Florida County Aims for Full Usage of Reclaimed Water

Facility provides purified water for beer brewing competition

In 2016, Hillsborough County Public Utilities initiated the first direct potable reuse pilot project in Florida. In its efforts to utilize 100% of its reclaimed water, the progressive utility created a successful program to effectively suspend surface water discharges.

Scope

Hillsborough County has the largest retail reclaimed water program in the nation, with more than 17,000 customers and agreements in place to serve another 5,000, for a total of 22,000 accounts. In 2009, the county produced about 34 mgd on average, with more than 22 million gal being distributed to customers, while the rest was discharged into surface waters. The average annual use of reclaimed water was around 60%, a byproduct of Florida’s weather patterns. There were weeks every year when the utility was utilizing 100% of its reclaimed water and much less during the dry months and rainy season. The utility’s long-term goal was to achieve 100% beneficial use of its reclaimed water 365 days a year.

In the early 1980s, the utility converted its operations to tertiary treatment. By 2009, the county’s Falkenburg Advanced Wastewater Treatment Plant, just east of the city of Tampa, underwent a major $31-million expansion, consisting of conversion of the existing chlorine contact chamber to a state-of-the-art ultraviolet disinfection (UV); a new headworks structure; the replacement of eight existing aerators with new higher-capacity units, including variable frequency drives; the construction of a 100-ft clarifier; and the construction of two new 9-million-gal reject water storage tanks, including a reject pump station. Three emergency generators were also added, with upgrades to the existing reclaimed water and plant service water pump station. Finally, installation of modern SCADA with security camera, associated site work and electrical controls was completed.

The team toasts to a successful project with reclaimed potable water.

Solution

In July 2016, General Electric’s (GE) ultrafiltration and reverse osmosis units and Xylem’s Wedeco MiPro portable trailer-based pilot plant was used for a UV/peroxide advanced oxidation process (AOP) to produce potable reclaimed water at the Falkenburg Water Reclamation Facility (WRF). Tetra Tech – a provider of consulting, engineering and technical services – collaborated with the WateReuse Assn., Xylem and GE to design, build and operate the direct potable reuse pilot purification process to treat reclaimed effluent wastewater to comply with U.S. Environmental Protection Agency (EPA) drinking water standards.

At the WRF, Tetra Tech’s design for the pilot system put water through an additional, stringent purification process, following full advanced treatment. Tertiary treatment with ultrafiltration, reverse osmosis and Xylem’s Wedeco MiPro AOP with UV and peroxide follow biological nutrient removal and UV disinfection. The treated water was tested for primary and secondary drinking water standards, as well as non-regulated microconstituents, pharmaceuticals and personal care products.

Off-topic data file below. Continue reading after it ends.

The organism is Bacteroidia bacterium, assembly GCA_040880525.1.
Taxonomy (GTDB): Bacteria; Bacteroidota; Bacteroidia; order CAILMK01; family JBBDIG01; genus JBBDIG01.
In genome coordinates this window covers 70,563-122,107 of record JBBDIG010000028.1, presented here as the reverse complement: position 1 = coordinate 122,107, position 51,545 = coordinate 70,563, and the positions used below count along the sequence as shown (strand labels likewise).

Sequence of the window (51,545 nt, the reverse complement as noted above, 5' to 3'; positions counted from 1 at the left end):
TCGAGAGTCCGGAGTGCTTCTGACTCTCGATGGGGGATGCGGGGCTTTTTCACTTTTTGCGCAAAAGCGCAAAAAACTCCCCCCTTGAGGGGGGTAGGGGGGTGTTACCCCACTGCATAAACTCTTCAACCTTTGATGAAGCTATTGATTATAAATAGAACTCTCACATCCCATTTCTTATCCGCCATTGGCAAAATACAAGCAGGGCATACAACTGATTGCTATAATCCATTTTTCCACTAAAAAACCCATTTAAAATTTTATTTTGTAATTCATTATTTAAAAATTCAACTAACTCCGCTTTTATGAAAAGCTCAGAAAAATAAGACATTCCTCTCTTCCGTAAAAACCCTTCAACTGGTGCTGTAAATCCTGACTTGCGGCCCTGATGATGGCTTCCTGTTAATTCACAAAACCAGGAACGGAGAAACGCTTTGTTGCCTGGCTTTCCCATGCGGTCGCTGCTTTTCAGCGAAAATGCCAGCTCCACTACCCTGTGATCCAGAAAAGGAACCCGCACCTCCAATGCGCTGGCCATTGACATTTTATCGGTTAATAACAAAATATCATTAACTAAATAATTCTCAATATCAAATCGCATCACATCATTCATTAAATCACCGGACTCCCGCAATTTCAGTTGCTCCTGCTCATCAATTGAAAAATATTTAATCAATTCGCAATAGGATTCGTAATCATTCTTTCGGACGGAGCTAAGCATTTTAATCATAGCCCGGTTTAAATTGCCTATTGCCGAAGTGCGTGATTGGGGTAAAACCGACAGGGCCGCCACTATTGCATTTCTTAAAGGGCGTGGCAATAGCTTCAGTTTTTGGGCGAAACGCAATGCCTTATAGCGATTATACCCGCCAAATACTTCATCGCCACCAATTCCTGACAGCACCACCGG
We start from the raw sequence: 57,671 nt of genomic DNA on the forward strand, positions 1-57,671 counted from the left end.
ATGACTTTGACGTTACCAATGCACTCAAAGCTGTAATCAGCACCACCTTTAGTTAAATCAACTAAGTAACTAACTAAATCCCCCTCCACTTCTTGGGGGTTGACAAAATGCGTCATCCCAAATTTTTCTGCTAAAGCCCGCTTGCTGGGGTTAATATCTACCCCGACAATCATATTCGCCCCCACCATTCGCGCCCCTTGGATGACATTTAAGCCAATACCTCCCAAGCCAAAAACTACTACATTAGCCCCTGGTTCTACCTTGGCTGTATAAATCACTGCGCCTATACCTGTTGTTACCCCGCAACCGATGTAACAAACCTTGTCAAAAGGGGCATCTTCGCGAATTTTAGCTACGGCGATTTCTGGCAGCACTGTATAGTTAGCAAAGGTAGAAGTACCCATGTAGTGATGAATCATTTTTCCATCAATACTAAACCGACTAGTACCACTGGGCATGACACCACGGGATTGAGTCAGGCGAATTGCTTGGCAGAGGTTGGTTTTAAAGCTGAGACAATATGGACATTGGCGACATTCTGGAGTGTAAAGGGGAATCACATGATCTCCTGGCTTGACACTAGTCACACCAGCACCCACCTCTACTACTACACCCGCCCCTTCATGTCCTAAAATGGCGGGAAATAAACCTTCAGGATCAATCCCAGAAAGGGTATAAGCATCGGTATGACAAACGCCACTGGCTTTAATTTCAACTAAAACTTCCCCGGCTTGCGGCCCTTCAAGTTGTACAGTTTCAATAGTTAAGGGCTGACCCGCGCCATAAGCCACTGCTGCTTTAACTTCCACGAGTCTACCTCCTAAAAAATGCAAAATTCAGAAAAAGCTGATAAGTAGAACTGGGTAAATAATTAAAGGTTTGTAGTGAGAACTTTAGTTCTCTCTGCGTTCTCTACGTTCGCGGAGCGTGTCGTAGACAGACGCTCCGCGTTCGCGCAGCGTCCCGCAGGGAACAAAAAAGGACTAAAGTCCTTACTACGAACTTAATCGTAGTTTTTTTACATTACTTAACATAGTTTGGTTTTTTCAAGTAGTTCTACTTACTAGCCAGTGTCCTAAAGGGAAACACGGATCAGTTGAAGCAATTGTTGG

Water quality monitoring revealed the water from the pilot purification process met all drinking water standards for maximum contaminant levels set by the EPA and adopted by the Florida Department of Environmental Protection.

Water sample collection and testing was key to a successful project. 

Results

The pilot project validated direct potable reuse, which is now a key initiative for many central Florida utilities due to the implementation of the Central Florida Water Initiative, which requires the additional utilization of reuse water resources. Historically, any excess water not used by reuse customers was discharged to surface water.

The WRF is staffed around the clock, seven days per week by personnel certified in wastewater treatment. Operational staff is responsible for collecting and analyzing random samples throughout the system to ensure compliance with permit conditions, as well as preparing and submitting all required reports to the regulatory agencies.

In 2016, the WaterReuse Assn. had an idea: Start the conversation about potable reuse with beer. Working with Special Hoperations, a beer brewing organization located in Tampa, it planned to provide potable reclaimed water for the purpose of craft beer brewing in the New Water Brew Competition. Potable reclaimed water produced by the pilot at the Faulkenburg WRF – treated to the highest standards – was provided to around 100 registered home brewers, each of who received around 10 gal of purified water for brewing.

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The beers were sampled at the 2016 Annual WaterReuse Symposium in Tampa, where judges awarded cash prizes and medals for first, second and third places in four sub-categories of beer. The beer samples were also showcased at the October 2016 WEFTEC conference in New Orleans and will be taken on the road in 2017 with panel discussions, workshops and beer tastings at water events throughout the U.S.

All in all, the beers brewed with potable reclaimed water received high praise and kudos from the judges, participants and consumers, who were all glad that this water was recycled for the highest purpose – brewing beer.

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